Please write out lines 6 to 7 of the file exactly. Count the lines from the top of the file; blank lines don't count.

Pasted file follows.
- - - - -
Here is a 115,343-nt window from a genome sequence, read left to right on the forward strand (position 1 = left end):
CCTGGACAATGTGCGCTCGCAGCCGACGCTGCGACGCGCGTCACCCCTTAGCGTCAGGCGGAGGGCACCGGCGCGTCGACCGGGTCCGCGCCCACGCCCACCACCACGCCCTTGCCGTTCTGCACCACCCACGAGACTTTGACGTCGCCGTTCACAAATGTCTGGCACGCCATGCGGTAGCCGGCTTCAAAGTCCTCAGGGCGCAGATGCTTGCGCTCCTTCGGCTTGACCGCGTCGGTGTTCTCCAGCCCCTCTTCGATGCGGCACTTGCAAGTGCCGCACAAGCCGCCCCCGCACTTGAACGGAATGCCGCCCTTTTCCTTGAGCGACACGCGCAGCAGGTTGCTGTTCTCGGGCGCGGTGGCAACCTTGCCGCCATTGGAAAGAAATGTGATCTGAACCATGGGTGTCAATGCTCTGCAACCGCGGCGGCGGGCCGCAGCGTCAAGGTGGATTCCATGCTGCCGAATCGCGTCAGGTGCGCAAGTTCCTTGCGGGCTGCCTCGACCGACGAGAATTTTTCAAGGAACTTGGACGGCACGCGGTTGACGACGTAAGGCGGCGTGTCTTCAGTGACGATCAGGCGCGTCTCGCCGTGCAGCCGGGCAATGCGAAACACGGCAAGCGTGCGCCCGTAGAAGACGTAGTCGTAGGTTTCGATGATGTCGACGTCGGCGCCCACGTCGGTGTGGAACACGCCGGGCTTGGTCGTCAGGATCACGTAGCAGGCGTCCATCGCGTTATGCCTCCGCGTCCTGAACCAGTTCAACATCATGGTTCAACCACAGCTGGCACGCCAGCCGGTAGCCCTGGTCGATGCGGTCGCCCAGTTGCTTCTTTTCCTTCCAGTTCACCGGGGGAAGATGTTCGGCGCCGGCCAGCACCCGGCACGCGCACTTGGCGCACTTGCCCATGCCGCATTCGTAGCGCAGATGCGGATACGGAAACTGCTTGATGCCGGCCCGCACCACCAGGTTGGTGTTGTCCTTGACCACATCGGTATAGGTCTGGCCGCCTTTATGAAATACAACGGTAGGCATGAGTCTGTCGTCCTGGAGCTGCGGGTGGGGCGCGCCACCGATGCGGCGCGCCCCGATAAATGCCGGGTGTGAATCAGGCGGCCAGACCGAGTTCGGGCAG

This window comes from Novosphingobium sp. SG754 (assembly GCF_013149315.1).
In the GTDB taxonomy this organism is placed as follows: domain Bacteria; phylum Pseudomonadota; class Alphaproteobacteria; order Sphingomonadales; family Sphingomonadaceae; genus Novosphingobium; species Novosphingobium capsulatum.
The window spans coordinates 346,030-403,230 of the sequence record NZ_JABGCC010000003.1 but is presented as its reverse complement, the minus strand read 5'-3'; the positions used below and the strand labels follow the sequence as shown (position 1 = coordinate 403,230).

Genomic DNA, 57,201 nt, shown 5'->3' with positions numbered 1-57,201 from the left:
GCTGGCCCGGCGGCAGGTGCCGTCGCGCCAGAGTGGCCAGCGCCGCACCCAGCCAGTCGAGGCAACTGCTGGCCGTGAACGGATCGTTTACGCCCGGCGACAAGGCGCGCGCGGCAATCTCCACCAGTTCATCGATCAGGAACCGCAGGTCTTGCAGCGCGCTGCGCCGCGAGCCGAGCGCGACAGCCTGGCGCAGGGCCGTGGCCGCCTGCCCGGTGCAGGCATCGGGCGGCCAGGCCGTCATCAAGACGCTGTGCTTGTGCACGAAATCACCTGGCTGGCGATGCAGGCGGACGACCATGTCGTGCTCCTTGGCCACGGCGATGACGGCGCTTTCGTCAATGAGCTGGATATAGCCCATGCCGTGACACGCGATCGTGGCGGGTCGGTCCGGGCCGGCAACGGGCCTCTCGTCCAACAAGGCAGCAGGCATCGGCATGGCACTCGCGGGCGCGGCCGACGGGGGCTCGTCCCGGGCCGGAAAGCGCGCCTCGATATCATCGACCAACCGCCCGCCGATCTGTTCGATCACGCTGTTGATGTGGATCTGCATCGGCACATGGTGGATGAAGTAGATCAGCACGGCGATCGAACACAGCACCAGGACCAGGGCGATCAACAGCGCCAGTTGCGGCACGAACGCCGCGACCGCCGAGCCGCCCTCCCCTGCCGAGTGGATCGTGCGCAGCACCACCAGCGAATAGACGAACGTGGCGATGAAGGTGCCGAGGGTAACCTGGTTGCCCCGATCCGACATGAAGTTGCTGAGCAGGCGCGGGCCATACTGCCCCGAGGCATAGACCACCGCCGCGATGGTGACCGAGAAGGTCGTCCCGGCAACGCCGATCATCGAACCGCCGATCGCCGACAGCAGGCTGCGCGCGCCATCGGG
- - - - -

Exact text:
Genomic DNA, 57,201 nt, shown 5'->3' with positions numbered 1-57,201 from the left:
GCTGGCCCGGCGGCAGGTGCCGTCGCGCCAGAGTGGCCAGCGCCGCACCCAGCCAGTCGAGGCAACTGCTGGCCGTGAACGGATCGTTTACGCCCGGCGACAAGGCGCGCGCGGCAATCTCCACCAGTTCATCGATCAGGAACCGCAGGTCTTGCAGCGCGCTGCGCCGCGAGCCGAGCGCGACAGCCTGGCGCAGGGCCGTGGCCGCCTGCCCGGTGCAGGCATCGGGCGGCCAGGCCGTCATCAAGACGCTGTGCTTGTGCACGAAATCACCTGGCTGGCGATGCAGGCGGACGACCATGTCGTGCTCCTTGGCCACGGCGATGACGGCGCTTTCGTCAATGAGCTGGATATAGCCCATGCCGTGACACGCGATCGTGGCGGGTCGGTCCGGGCCGGCAACGGGCCTCTCGTCCAACAAGGCAGCAGGCATCGGCATGGCACTCGCGGGCGCGGCCGACGGGGGCTCGTCCCGGGCCGGAAAGCGCGCCTCGATATCATCGACCAACCGCCCGCCGATCTGTTCGATCACGCTGTTGATGTGGATCTGCATCGGCACATGGTGGATGAAGTAGATCAGCACGGCGATCGAACACAGCACCAGGACCAGGGCGATCAACAGCGCCAGTTGCGGCACGAACGCCGCGACCGCCGAGCCGCCCTCCCCTGCCGAGTGGATCGTGCGCAGCACCACCAGCGAATAGACGAACGTGGCGATGAAGGTGCCGAGGGTAACCTGGTTGCCCCGATCCGACATGAAGTTGCTGAGCAGGCGCGGGCCATACTGCCCCGAGGCATAGACCACCGCCGCGATGGTGACCGAGAAGGTCGTCCCGGCAACGCCGATCATCGAACCGCCGATCGCCGACAGCAGGCTGCGCGCGCCATCGGG